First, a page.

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Opinion | Startup founders embrace the fear, don’t run away

Stoicism can be thought of as an operating system to thrive in high-stress environments

These are testing times. Unprecedented. Empathy is on display everywhere. “Don’t let fear rule you. This too shall pass", is being heard often, especially in startup circles. Incongruity of lecturing braver is that it’s a cliched response that doesn’t incite any activity or action. Fear does that.

Take a handle at your own life, some of our most noteworthy achievements come when we are afraid – that sudden job interview or a presentation —that overwhelming question that made a huge difference. It’s the very channelizing of this fear that leads us to reach the upper limits of our potential.

So,it is not necessarily fearlessness, but channelizing a right set of fears is what we need.

Stoicism—a Greek philosophy (Marcus Aurelius, Epictetus, Seneca) based on the tenets of self-control and fortitude—offers a complete reframing of the fear experience.

There’s a Stoic practice called negative visualization in which you intentionally expose yourself to conditions that, by your standards, would be undesirable: cold showers, fasting, limiting clothing options, and the like.

It is done to evoke the question in the words of Seneca, “is this the condition that I so feared?"

True thriving requires that we perform the mental equivalent of this practice with such resolve that it creates in our minds a bulletproof state, such that the actual realization of our worst fears is no match for us.

In the words of Seneca, “The man who has anticipated the coming of troubles takes away their power when they arrive".

It is now time for startups to ask themselves what precisely their worst fears are. Fill yourself up to the brim with it. Be consumed by it.

It is hardly an alien concept. Stoicism has spread like wildfire throughout Silicon Valley in the last five years, becoming a mental toughness training system for chief executive officers (CEOs), founders, coaches, and players alike.

Building emotional resilience for coping with negative experiences in life, Stoicism can also be used to maximize the positive. This is important, as these times are more trying. The mind is racing too fast while the real world is slow.

There is pain. The pain is the struggle. The pain is the anxiety. The pain is when you want the mind to stop thinking. The pain is where you are the guest on your mental chat show and answering questions which no one asked. The pain is when you are giving assurances to your employees which you don’t believe in.

The pain is when you see your competitor being so well capitalized and you have run out of ways to belittle that. The pain is when you internalize that quitting is more shameful than death. The pain is when you know that your burn rate is a ticking time bomb and you don’t want to look at the calendar. The pain is this and more.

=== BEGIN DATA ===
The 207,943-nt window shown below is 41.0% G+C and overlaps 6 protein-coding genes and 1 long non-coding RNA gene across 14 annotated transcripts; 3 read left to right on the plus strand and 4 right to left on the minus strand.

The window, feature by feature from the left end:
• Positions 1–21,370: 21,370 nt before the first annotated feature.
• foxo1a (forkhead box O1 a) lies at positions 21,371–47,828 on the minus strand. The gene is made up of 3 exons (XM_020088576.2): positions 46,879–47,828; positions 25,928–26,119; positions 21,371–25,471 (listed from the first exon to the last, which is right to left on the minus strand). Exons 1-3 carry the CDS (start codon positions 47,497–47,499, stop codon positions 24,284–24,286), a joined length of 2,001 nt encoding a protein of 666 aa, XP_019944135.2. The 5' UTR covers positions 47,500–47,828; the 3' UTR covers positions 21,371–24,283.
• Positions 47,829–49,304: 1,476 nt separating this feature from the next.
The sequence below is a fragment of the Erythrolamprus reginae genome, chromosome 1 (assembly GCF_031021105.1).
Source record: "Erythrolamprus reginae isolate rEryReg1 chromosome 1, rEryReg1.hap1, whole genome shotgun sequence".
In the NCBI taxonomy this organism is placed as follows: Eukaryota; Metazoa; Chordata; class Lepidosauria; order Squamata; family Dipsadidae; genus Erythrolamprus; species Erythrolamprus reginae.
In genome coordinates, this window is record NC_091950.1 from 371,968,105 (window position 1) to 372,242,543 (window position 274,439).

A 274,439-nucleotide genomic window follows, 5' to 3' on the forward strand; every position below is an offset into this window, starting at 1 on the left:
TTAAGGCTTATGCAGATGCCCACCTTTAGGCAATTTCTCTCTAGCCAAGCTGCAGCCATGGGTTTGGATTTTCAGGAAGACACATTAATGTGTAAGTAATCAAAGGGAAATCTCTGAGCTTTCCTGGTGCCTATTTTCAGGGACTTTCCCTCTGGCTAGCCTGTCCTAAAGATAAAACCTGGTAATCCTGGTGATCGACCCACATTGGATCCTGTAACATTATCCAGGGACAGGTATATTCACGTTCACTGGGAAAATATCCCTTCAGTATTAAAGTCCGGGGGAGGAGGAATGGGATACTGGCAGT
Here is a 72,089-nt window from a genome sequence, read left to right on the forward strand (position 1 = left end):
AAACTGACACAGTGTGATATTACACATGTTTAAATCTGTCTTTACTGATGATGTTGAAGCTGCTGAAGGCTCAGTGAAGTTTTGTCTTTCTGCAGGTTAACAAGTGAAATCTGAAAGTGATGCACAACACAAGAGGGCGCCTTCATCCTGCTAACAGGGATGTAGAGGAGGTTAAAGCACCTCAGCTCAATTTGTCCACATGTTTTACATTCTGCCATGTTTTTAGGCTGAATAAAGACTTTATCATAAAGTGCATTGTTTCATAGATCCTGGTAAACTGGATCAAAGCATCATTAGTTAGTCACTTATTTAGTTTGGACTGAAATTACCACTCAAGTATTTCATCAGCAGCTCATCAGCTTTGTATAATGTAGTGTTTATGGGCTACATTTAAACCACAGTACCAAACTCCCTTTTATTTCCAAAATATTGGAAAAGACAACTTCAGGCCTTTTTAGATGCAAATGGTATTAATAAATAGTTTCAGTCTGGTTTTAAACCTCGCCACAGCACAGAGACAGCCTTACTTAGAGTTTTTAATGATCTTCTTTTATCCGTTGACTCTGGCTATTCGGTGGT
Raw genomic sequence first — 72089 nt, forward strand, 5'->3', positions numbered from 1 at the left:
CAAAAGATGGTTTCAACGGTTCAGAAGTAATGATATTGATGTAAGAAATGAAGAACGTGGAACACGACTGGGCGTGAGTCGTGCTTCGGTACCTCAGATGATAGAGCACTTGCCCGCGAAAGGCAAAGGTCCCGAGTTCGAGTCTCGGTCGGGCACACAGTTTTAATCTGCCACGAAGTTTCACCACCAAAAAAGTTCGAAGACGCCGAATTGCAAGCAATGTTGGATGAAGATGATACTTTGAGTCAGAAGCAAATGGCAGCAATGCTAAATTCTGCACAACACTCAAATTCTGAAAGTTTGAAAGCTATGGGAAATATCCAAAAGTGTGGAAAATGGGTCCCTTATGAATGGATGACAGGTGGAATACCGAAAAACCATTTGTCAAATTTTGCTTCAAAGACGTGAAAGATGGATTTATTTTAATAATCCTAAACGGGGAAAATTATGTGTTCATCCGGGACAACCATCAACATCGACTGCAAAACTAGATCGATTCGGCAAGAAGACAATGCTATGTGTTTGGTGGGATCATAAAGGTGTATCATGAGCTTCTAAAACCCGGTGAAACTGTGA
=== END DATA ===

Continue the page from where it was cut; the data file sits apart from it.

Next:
Experts posit that Stoicism can be thought of as an operating system for thriving in high-stress environments. This kind of bullet proof mental shield is not only what Stoicism professes, but also what even seasoned venture capitalists do too.

According to veteran investor, Ben Horowitz, in situations when a company is fending off an imminent existential threat, which can come from a wide range of sources including competition, dramatic macro economic change, market change, supply chain change, and so forth, it requires wartime CEOs.

In his book, The Hard Thing About Hard Things, Horowitz goes on to explain the difference between Wartime CEOs and Peacetime CEOs quite beautifully.

He says a Peacetime CEO knows that proper protocol leads to winning. A Wartime CEO violates protocol in order to win. Peacetime CEO always has a contingency plan. Wartime CEO knows that sometimes yougotta roll a hard six. Peacetime CEO knows what to do with a big advantage. Wartime CEO is paranoid. Peacetime CEO spends time defining the culture. Wartime CEO lets the war define the culture.

Amidst all such intense conversations on surviving downtimes, there is a huge sliver of opportunity that is being seen : Future of everything is already here.

There is a “rebooting of the new world order", if you will, about everything that we do —work, shop, live, talk, bank, spend, conference, congregate, party, sleep has metamorphosed —the situation is less like a field trip and more like what it truly is!

This just means a new Renaissance in the VC world.

Shrija Agrawal is executive editor, HT Ideas Lab, Hindustan Times Digital. Due Diligence will cover issues in India’s venture capital, private equity, deals and startups space.

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